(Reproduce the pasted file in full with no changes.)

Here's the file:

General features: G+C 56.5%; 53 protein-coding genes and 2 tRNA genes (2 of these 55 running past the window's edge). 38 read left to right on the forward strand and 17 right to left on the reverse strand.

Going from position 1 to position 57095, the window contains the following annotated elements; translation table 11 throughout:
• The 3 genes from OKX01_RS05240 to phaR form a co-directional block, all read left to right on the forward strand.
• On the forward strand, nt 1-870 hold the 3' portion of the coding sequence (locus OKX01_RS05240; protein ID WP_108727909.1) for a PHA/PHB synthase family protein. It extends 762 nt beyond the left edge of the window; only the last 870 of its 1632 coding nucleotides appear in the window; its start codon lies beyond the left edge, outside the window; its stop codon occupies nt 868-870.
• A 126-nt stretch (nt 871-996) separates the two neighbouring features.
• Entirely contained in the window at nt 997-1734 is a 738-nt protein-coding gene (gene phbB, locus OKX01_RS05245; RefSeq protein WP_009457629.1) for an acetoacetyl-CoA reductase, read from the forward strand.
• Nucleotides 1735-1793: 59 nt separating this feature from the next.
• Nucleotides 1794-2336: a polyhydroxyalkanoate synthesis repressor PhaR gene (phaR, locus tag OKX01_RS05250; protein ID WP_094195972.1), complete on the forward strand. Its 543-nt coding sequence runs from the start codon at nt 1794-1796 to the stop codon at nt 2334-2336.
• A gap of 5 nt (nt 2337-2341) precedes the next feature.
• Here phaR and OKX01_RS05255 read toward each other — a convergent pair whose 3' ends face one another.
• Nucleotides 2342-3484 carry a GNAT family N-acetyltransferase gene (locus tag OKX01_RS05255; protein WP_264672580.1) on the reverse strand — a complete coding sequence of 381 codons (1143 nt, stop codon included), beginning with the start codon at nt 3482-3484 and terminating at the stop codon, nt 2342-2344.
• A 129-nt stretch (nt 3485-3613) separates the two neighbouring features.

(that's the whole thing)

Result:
General features: G+C 56.5%; 53 protein-coding genes and 2 tRNA genes (2 of these 55 running past the window's edge). 38 read left to right on the forward strand and 17 right to left on the reverse strand.

Going from position 1 to position 57095, the window contains the following annotated elements; translation table 11 throughout:
• The 3 genes from OKX01_RS05240 to phaR form a co-directional block, all read left to right on the forward strand.
• On the forward strand, nt 1-870 hold the 3' portion of the coding sequence (locus OKX01_RS05240; protein ID WP_108727909.1) for a PHA/PHB synthase family protein. It extends 762 nt beyond the left edge of the window; only the last 870 of its 1632 coding nucleotides appear in the window; its start codon lies beyond the left edge, outside the window; its stop codon occupies nt 868-870.
• A 126-nt stretch (nt 871-996) separates the two neighbouring features.
• Entirely contained in the window at nt 997-1734 is a 738-nt protein-coding gene (gene phbB, locus OKX01_RS05245; RefSeq protein WP_009457629.1) for an acetoacetyl-CoA reductase, read from the forward strand.
• Nucleotides 1735-1793: 59 nt separating this feature from the next.
• Nucleotides 1794-2336: a polyhydroxyalkanoate synthesis repressor PhaR gene (phaR, locus tag OKX01_RS05250; protein ID WP_094195972.1), complete on the forward strand. Its 543-nt coding sequence runs from the start codon at nt 1794-1796 to the stop codon at nt 2334-2336.
• A gap of 5 nt (nt 2337-2341) precedes the next feature.
• Here phaR and OKX01_RS05255 read toward each other — a convergent pair whose 3' ends face one another.
• Nucleotides 2342-3484 carry a GNAT family N-acetyltransferase gene (locus tag OKX01_RS05255; protein WP_264672580.1) on the reverse strand — a complete coding sequence of 381 codons (1143 nt, stop codon included), beginning with the start codon at nt 3482-3484 and terminating at the stop codon, nt 2342-2344.
• A 129-nt stretch (nt 3485-3613) separates the two neighbouring features.